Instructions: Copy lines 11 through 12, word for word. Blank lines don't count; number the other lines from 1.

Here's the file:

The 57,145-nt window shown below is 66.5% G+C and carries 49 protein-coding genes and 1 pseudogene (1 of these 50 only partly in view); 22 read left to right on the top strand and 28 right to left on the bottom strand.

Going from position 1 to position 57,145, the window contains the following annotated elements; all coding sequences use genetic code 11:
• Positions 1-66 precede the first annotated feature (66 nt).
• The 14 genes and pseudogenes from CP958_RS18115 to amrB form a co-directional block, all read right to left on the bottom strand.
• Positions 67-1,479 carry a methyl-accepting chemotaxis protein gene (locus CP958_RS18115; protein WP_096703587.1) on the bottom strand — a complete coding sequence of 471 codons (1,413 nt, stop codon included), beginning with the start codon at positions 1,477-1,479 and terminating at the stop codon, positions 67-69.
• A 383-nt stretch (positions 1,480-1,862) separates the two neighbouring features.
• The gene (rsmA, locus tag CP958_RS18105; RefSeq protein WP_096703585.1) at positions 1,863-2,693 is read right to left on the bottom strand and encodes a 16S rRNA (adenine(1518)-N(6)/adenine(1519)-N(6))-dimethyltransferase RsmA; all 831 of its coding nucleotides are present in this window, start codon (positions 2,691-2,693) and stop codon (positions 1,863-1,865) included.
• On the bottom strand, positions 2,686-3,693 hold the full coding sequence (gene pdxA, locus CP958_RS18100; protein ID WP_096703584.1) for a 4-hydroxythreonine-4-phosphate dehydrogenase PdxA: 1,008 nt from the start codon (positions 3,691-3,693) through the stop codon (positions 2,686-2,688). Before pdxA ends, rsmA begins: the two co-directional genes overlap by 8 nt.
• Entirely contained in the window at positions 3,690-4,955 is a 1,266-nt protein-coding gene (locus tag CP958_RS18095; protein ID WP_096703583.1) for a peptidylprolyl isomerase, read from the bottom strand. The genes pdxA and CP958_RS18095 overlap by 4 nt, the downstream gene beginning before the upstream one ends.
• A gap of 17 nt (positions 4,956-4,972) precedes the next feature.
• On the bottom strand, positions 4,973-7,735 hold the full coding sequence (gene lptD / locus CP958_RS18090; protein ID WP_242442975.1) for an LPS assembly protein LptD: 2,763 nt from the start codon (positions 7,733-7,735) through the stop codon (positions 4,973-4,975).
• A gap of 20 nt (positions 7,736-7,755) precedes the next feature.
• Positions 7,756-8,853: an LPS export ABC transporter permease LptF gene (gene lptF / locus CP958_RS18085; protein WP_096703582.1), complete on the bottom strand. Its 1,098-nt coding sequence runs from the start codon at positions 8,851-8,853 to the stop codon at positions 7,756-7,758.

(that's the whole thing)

• On the bottom strand, positions 4,973-7,735 hold the full coding sequence (gene lptD / locus CP958_RS18090; protein ID WP_242442975.1) for an LPS assembly protein LptD: 2,763 nt from the start codon (positions 7,733-7,735) through the stop codon (positions 4,973-4,975).
• A gap of 20 nt (positions 7,736-7,755) precedes the next feature.